Trains remain one of the most popular forms of large-scale transportation more than 200 years after the first steam-powered engine pulled a load of cars down a railroad track. Much of that longevity is rooted in the fact that trains can carry a lot of cargo and passengers at a relatively low cost. Yet making a reliable train is not as easy as it sounds.
Engineers putting together a new train design must rethink every part of previous designs and look for ways to improve on them. In the era of high-speed rail, one of the things that they have to look at is the ballistic properties of those materials they intend to use for body construction.
The ballistic properties of a given material relate to that material’s ability to withstand strong impacts at high speeds. Just as a projectile fired from a handgun can travel at amazingly high speeds, so can high-speed trains. The impact they make with airborne debris can be as devastating as the impact of a bullet on materials not strong enough to withstand it.
Testing Ballistic Properties
So, how do train designers test the ballistic properties of the materials they are working with? By firing projectiles at them. They set up experiments that simulate the impact that might occur in a real-world setting. Then they see how the material in question responds.
Any material not strong enough to withstand ballistic testing is not suitable as a body material for high-speed trains. Body materials have to be able to withstand impacts at high speed, otherwise a train could be compromised at any point during its journey. Everything from windshield glass to nose panels has to be tough enough to pass the tests.
Without materials tough enough to withstand ballistic testing, there would be no high-speed trains. Either that or rail companies would constantly be taking their trains out of service in order to repair impact damage. To avoid that, Rock West Composites says designers look to tough composites like carbon and glass fiber.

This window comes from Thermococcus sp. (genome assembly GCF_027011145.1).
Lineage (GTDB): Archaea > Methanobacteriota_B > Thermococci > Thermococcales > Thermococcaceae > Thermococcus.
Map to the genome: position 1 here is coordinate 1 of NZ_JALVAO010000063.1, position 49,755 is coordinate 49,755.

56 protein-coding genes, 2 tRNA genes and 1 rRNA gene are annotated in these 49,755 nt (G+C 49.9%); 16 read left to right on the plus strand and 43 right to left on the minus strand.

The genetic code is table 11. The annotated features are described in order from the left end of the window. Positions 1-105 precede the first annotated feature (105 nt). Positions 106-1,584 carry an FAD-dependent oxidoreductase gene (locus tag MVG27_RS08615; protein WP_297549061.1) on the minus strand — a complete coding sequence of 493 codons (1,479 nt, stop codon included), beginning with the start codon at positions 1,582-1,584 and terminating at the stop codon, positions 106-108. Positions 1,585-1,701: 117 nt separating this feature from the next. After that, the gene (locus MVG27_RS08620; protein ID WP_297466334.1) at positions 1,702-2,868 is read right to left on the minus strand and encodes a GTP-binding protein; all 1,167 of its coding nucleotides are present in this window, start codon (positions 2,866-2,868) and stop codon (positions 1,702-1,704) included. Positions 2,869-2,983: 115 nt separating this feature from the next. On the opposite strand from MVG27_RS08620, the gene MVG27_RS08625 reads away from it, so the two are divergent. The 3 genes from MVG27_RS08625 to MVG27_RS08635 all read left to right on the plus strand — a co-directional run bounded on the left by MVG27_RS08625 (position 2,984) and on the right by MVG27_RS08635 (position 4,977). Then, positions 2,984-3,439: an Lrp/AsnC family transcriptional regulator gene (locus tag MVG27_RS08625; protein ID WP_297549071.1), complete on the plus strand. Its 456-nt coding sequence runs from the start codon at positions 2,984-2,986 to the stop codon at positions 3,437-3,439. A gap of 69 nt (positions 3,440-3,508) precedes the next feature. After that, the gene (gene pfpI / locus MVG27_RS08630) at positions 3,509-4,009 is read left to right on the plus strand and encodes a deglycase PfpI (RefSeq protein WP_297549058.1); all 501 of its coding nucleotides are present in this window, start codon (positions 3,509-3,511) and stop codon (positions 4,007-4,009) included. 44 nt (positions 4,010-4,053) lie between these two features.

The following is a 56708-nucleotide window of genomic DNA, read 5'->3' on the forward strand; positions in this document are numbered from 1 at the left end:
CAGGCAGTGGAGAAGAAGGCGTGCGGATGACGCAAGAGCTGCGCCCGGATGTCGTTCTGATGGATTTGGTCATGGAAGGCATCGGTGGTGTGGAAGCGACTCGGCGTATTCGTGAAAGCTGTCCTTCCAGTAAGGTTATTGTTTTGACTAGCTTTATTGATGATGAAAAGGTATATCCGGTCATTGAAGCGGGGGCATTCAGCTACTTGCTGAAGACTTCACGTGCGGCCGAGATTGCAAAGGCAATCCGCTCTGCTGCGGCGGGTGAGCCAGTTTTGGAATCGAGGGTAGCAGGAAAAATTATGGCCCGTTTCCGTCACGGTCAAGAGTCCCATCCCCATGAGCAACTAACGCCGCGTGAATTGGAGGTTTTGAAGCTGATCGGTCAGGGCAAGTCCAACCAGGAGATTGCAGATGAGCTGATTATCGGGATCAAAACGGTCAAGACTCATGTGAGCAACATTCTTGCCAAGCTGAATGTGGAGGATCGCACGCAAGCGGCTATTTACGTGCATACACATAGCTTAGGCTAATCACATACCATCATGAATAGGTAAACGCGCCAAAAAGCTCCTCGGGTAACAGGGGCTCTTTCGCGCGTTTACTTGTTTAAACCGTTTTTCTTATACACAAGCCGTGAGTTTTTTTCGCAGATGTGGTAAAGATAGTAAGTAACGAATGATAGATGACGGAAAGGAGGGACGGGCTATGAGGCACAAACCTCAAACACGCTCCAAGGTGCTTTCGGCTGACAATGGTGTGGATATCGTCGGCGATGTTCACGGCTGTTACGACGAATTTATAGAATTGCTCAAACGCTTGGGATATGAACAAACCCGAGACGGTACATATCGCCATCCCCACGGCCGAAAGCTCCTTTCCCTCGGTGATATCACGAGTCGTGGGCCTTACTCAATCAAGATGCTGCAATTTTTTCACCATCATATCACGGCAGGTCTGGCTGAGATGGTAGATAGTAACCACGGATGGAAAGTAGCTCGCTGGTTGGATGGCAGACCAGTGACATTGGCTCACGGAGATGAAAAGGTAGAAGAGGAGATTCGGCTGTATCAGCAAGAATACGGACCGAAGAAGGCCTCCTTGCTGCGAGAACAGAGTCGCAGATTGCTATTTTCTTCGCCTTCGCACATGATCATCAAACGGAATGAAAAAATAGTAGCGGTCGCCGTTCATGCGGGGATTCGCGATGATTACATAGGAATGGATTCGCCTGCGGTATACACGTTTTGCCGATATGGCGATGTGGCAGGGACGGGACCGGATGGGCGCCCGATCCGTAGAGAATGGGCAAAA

Glass Fiber’s Ballistic Properties
Russian scientists at South Ural State University have been working on developing a glass fiber reinforced plastic (GFRP) tough enough to withstand the high impacts modern trains are subject to. Glass fiber was chosen because, like carbon fiber, it is many times stronger than steel yet lightweight and resistant to a full range of environmental conditions.
When they began working on the project, the scientists were not quite sure how glass fiber would handle ballistic testing. It turns out they had nothing to worry about. Their GFRP is more than capable of handling the impacts associated with high-speed rail. But it gets better.
In order to test the GFRP, the researchers subjected it to a variety of conditions simulating different loads. They tested it in its natural state. They stretched it and tested it again. They even created preloaded plates of simulated fine elements and exposed them to ballistic impact as well. In short, they twisted and turned the GFRP in every possible way to determine how well it can handle various loads.
The tests turned out so successful that scientists think the material will be usable across an entire train body rather than just the nose. It handles light and heavy loads equally well, at both low and high speeds.
Carbon fiber is the composite of choice among aerospace and maritime manufacturers. It is also well received among train designers. But it looks like glass fiber might give carbon fiber run for its money in the train department. It will be interesting to see what happens.